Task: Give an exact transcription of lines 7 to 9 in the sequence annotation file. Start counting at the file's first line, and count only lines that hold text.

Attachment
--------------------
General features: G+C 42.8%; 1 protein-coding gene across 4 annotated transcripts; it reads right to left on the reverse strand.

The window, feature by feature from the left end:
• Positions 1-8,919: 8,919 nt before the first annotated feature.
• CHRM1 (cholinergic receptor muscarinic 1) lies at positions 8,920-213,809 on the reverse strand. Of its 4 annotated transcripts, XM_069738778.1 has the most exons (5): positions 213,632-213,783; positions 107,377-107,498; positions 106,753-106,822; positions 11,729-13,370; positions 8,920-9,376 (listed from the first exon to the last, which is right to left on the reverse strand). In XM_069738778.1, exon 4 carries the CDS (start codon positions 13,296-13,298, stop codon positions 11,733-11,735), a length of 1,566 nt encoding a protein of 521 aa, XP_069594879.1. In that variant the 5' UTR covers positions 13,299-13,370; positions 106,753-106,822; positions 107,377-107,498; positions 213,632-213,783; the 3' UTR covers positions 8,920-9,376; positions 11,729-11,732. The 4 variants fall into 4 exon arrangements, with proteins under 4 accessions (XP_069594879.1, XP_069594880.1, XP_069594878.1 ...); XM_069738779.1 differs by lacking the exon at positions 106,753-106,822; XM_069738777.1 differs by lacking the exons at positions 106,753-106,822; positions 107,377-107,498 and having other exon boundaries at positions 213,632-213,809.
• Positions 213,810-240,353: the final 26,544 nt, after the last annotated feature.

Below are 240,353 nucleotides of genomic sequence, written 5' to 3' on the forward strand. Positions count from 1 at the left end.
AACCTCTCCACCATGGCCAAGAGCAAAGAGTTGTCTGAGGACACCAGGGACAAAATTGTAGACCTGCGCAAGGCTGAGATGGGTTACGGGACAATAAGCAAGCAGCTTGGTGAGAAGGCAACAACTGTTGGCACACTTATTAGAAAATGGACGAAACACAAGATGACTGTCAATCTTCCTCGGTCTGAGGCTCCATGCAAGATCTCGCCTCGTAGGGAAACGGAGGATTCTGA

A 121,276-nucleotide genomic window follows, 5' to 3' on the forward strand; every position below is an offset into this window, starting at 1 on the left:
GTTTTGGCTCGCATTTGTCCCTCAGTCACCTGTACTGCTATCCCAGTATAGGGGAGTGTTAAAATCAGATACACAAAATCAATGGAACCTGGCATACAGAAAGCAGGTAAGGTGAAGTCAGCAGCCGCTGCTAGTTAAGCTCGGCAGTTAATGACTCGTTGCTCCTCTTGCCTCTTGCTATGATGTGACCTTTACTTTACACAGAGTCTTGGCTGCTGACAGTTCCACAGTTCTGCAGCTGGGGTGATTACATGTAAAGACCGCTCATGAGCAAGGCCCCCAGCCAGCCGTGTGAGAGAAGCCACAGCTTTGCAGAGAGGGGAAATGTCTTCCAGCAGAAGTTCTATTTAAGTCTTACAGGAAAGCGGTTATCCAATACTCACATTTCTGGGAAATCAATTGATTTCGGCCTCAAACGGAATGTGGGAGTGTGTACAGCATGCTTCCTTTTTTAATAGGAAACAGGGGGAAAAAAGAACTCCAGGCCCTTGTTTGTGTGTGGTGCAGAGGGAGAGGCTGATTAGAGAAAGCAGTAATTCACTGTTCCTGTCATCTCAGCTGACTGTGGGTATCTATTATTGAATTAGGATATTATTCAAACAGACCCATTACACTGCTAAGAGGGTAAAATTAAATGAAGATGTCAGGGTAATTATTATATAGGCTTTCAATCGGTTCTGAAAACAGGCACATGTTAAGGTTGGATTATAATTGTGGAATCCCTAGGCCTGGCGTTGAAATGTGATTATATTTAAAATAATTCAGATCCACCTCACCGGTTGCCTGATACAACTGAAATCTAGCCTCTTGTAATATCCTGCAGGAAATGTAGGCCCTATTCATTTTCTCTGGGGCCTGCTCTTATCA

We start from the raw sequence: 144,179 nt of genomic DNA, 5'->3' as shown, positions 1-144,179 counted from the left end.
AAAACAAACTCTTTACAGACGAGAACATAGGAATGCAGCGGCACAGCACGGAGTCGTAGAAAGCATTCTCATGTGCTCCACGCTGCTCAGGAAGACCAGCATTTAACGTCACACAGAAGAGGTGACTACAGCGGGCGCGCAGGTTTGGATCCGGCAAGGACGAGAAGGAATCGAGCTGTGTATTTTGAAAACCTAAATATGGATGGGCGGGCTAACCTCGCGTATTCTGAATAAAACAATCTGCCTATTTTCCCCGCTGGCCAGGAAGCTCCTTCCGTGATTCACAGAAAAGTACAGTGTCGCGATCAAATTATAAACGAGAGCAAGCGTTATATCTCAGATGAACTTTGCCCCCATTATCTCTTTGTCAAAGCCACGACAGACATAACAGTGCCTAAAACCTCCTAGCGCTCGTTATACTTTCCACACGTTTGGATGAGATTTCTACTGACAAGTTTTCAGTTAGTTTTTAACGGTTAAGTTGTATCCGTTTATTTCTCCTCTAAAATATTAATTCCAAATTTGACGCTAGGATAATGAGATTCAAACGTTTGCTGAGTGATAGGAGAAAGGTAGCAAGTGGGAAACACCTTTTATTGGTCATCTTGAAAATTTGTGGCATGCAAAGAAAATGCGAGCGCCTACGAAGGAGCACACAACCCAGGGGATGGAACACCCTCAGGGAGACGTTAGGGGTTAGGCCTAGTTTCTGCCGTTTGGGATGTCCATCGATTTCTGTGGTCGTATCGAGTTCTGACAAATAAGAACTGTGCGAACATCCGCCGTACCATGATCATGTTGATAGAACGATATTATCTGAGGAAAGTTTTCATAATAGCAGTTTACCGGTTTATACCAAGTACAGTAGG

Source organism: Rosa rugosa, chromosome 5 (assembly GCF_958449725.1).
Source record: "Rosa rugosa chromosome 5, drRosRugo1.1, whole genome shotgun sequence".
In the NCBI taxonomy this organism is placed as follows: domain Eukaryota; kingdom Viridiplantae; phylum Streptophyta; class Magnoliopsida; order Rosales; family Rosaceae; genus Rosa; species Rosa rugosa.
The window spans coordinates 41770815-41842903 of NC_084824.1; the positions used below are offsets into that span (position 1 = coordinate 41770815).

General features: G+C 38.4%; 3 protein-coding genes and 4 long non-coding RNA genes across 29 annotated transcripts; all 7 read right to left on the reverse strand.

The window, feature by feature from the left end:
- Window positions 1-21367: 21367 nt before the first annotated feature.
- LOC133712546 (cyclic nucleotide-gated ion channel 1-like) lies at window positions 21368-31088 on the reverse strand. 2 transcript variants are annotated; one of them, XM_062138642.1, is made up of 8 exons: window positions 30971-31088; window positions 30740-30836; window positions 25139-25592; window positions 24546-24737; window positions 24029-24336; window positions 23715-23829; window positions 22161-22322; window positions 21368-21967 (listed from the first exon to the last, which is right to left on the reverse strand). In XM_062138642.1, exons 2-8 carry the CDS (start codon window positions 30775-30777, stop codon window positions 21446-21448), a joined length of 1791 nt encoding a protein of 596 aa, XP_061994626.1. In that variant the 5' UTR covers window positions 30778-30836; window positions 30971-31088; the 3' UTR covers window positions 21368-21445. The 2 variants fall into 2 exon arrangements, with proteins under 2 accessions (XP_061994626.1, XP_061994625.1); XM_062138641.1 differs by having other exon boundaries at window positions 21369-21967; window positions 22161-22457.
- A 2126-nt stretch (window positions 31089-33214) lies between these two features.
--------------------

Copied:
AACCTCTCCACCATGGCCAAGAGCAAAGAGTTGTCTGAGGACACCAGGGACAAAATTGTAGACCTGCGCAAGGCTGAGATGGGTTACGGGACAATAAGCAAGCAGCTTGGTGAGAAGGCAACAACTGTTGGCACACTTATTAGAAAATGGACGAAACACAAGATGACTGTCAATCTTCCTCGGTCTGAGGCTCCATGCAAGATCTCGCCTCGTAGGGAAACGGAGGATTCTGA

A 121,276-nucleotide genomic window follows, 5' to 3' on the forward strand; every position below is an offset into this window, starting at 1 on the left:
GTTTTGGCTCGCATTTGTCCCTCAGTCACCTGTACTGCTATCCCAGTATAGGGGAGTGTTAAAATCAGATACACAAAATCAATGGAACCTGGCATACAGAAAGCAGGTAAGGTGAAGTCAGCAGCCGCTGCTAGTTAAGCTCGGCAGTTAATGACTCGTTGCTCCTCTTGCCTCTTGCTATGATGTGACCTTTACTTTACACAGAGTCTTGGCTGCTGACAGTTCCACAGTTCTGCAGCTGGGGTGATTACATGTAAAGACCGCTCATGAGCAAGGCCCCCAGCCAGCCGTGTGAGAGAAGCCACAGCTTTGCAGAGAGGGGAAATGTCTTCCAGCAGAAGTTCTATTTAAGTCTTACAGGAAAGCGGTTATCCAATACTCACATTTCTGGGAAATCAATTGATTTCGGCCTCAAACGGAATGTGGGAGTGTGTACAGCATGCTTCCTTTTTTAATAGGAAACAGGGGGAAAAAAGAACTCCAGGCCCTTGTTTGTGTGTGGTGCAGAGGGAGAGGCTGATTAGAGAAAGCAGTAATTCACTGTTCCTGTCATCTCAGCTGACTGTGGGTATCTATTATTGAATTAGGATATTATTCAAACAGACCCATTACACTGCTAAGAGGGTAAAATTAAATGAAGATGTCAGGGTAATTATTATATAGGCTTTCAATCGGTTCTGAAAACAGGCACATGTTAAGGTTGGATTATAATTGTGGAATCCCTAGGCCTGGCGTTGAAATGTGATTATATTTAAAATAATTCAGATCCACCTCACCGGTTGCCTGATACAACTGAAATCTAGCCTCTTGTAATATCCTGCAGGAAATGTAGGCCCTATTCATTTTCTCTGGGGCCTGCTCTTATCA